saying, you really need to co-locate down here. We're worried about the risks that we face. So, they were saying, what should I do? This is real.

QUEST: So -- I mean, the problem is, in many of the cases, I mean, co- locating sounds like a nice idea. Buti f your factory is north of the goods have to go backwards and forwards -- let's take automobiles, for

example. It's not the sort of thing you can just ginny up in a couple of months or so. It's going to be very difficult for some, particularly

agricultural and obviously heavy manufacturing, to just have token presence in the United States for the purpose of a post NAFTA.

HALL: Well, absolutely. And U.S buyers actually understand that completely. You know, our information was anecdotal. I wouldn't say it

was across the board, because when the poison pill clauses were put in round four of the NAFTA negotiations, of course, what happened then? Well,

the U.S. Chamber of Commerce got very active in Washington, D.C., lobbying for NAFTA. The auto lobby, which is a very tightly insinuated supply chain

on either side of the border got very active. The retail sector, which would be responsible for passing on the higher cost of goods that have to

cross a border to the average American, did not want that role. And so, they got active in support of NAFTA, too. So, it's not just costs for

Canadian businesses. It's actually costs for Americans and American businesses, too.

QUEST: Can -- I mean, how damaging will it be for Canadian exporters if NAFTA -- if the U.S. does pull the rug on NAFTA?

HALL: Well, at the limit, we've done a study that has said, look, if it took us back to pre-U.S./Canada free trade agreement days, it could tip us

into recession based on last year's numbers. So, this is something that may be quite damaging. That would all be borne by the trade sector. So,

of course, if it was a recession in GDP terms, it would be definitely a recession in export terms. However, there are other ways of getting around

that. If we reverted back to most favored nation trading status and had to pay higher tariffs, you know, we -- essentially wouldn't be under -- under

the gun to bear all of this paperwork that would go with country of origin requirements and sourcing and North American content and so forth. You'd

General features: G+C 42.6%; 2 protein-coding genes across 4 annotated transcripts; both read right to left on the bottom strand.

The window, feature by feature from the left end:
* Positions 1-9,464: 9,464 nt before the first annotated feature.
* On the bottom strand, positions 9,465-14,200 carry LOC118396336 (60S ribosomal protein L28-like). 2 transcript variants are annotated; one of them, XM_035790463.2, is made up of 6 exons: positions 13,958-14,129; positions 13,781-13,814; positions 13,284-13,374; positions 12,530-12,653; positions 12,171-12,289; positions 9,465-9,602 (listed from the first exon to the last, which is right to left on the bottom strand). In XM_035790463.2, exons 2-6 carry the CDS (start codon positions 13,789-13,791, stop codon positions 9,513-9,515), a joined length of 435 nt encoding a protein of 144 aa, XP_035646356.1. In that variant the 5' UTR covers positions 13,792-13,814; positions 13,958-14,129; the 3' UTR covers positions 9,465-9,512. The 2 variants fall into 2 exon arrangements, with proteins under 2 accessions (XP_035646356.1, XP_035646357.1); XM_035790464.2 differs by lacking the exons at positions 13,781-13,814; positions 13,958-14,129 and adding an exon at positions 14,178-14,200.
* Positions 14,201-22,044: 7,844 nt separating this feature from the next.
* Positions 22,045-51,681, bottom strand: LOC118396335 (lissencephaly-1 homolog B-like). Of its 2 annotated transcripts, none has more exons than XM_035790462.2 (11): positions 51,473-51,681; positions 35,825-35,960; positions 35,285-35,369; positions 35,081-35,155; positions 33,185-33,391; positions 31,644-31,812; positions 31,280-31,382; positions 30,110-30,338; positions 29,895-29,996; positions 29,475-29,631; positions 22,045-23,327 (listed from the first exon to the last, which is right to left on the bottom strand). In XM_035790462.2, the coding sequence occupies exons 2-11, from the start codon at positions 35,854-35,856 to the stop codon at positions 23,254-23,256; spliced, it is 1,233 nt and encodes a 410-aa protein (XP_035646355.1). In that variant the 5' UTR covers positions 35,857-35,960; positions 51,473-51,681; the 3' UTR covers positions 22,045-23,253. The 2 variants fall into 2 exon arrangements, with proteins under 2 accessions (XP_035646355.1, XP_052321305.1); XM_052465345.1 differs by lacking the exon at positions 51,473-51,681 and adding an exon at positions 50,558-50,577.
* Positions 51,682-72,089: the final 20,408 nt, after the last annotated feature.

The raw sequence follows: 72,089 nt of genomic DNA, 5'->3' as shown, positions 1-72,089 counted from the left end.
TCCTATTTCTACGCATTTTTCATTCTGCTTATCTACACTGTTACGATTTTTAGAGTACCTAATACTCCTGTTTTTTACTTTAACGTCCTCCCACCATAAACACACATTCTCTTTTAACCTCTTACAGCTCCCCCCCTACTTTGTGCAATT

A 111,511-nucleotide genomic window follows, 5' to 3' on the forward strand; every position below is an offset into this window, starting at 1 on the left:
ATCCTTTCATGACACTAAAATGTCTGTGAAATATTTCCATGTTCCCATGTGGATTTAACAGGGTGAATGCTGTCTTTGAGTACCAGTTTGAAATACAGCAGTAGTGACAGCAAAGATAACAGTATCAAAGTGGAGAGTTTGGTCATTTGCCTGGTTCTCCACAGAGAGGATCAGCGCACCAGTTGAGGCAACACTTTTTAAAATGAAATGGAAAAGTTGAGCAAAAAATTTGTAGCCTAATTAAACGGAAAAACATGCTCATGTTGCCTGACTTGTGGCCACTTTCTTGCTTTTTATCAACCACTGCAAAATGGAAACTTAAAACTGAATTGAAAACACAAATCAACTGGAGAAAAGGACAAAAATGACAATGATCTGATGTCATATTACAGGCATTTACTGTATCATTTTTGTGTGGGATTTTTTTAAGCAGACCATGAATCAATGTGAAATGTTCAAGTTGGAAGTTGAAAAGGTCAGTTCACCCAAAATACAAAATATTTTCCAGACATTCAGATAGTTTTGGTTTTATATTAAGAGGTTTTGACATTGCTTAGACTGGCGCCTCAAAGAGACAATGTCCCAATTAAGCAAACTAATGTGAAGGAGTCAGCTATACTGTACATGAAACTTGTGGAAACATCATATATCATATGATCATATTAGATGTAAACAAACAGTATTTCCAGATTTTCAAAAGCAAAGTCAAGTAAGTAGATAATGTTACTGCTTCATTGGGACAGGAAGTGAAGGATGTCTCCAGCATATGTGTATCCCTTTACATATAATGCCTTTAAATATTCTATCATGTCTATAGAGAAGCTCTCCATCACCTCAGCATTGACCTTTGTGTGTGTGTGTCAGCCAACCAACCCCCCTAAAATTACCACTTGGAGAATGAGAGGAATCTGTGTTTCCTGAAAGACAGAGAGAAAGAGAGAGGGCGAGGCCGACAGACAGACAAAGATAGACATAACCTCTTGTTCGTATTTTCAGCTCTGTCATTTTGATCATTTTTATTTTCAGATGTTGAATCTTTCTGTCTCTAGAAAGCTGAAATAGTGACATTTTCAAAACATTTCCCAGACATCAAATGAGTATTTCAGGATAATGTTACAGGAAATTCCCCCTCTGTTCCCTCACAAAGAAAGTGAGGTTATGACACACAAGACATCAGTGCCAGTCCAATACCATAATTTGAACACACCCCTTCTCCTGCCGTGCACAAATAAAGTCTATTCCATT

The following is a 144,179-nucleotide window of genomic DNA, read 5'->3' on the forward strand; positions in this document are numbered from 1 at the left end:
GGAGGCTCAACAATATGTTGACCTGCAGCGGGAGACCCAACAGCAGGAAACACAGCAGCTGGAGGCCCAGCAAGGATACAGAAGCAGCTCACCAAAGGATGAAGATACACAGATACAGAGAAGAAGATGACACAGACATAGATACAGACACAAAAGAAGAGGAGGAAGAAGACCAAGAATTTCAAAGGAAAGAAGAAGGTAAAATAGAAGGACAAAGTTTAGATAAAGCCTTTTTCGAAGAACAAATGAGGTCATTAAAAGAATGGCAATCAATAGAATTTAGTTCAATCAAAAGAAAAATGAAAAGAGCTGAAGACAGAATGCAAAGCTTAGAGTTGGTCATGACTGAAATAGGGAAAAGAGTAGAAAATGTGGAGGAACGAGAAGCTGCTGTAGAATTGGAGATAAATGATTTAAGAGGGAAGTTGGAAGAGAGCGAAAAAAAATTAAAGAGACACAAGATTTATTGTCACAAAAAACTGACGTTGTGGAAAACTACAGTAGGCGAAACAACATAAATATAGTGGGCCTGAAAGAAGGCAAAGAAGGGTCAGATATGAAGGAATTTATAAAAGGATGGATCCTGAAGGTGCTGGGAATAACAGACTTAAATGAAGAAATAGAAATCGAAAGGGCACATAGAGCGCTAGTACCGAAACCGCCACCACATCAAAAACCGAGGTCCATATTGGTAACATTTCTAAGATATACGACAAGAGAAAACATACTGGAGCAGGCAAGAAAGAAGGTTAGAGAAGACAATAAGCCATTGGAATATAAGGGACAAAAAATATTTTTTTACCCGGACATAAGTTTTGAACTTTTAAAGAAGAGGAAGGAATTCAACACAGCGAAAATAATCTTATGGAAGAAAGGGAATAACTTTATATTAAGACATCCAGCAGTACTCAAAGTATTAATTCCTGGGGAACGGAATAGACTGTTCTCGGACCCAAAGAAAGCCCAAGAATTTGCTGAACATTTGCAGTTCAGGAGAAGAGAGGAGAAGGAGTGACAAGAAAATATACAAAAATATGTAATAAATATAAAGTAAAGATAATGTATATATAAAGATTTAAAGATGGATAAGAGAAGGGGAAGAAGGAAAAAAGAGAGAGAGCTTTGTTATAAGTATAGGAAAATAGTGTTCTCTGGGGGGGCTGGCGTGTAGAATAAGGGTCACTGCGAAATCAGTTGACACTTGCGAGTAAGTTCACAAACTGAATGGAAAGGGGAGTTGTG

bypass all of that. And some firms may actually choose to pay that premium in order to get by on all the paperwork.

QUEST: Good to see you, sir, thank you. We look forward to talking more about it in the future.

HALL: Thank you.

QUEST: There are new rules for travelers visiting the United States. It's hitting people from the 38 countries that are part of the visa waiver

program. We'll discuss them after the break. QUEST MEANS BUSINESS, live from New York.


QUEST: It was an extraordinary moment, both what you're seeing just then at the trading post. Extraordinary moment and also the United Nations with

the representatives from the United States and North Korea in the same room. First time in a decade the North Korean ambassador has addressed the

Security Council. The U.S. Secretary of State says North Korea must earn its way back to negotiating table. Rex Tillerson warned that U.S. will not

let up its pressure on the regime.


REX TILLERSON, U.S. SECRETARY OF STATE: We simply cannot continue to accept the progress of North Korea's program. We will maintain the

pressure campaign. And in fact, we undertake efforts to increase the effectiveness of the pressure campaign, both through a combination of the

sanctions regime, full implementation and compliance of the sanction regime, as well as unilateral actions on the part of many, many countries

to send the message to North Korea through diplomatic steps, as well as economic steps. That we do not accept the pathway where you're on.


QUEST: Michelle Kosinski, CNN's senior diplomatic correspondent. We saw you're in New York, and we reeled you in to make --


QUEST: This was an extraordinary day. But so difficult for Rex Tillerson. Who is saying one thing about North Korea, whilst his boss believes

something different.

KOSINSKI: Yes, I mean, on the one hand, you have this unique, crazy situation of Tillerson being right across the table at the UN Security

Council from North Korea. And the whole session is about how bad North Korea has been. So, you're sitting there watching, what are they going to

say? Is there going to be any sharing or any kind of softening on North Korea's stance? And, of course, we got none. So, it's probably bad to be

so optimistic about anything fun happening there. I mean, it was pretty anti-climactic from that standpoint. There was also the question of what

is Rex Tillerson talking about?

QUEST: Tell me more, though, about what's happening in Rex Tillerson's State Department? I mean, if I read the reports, obviously ambassadorial

posts are unfilled. Senior --


QUEST: Senior posts are unfilled.


QUEST: Morale is rock-bottom.


QUEST: How is this thing functioning?

KOSINSKI: It functions because there are still people filling those positions. The problem is, people are leaving on the lower levels. And

also, the people who were in acting positions, like acting assistant secretaries, it's not as if they're seen around the world as being the word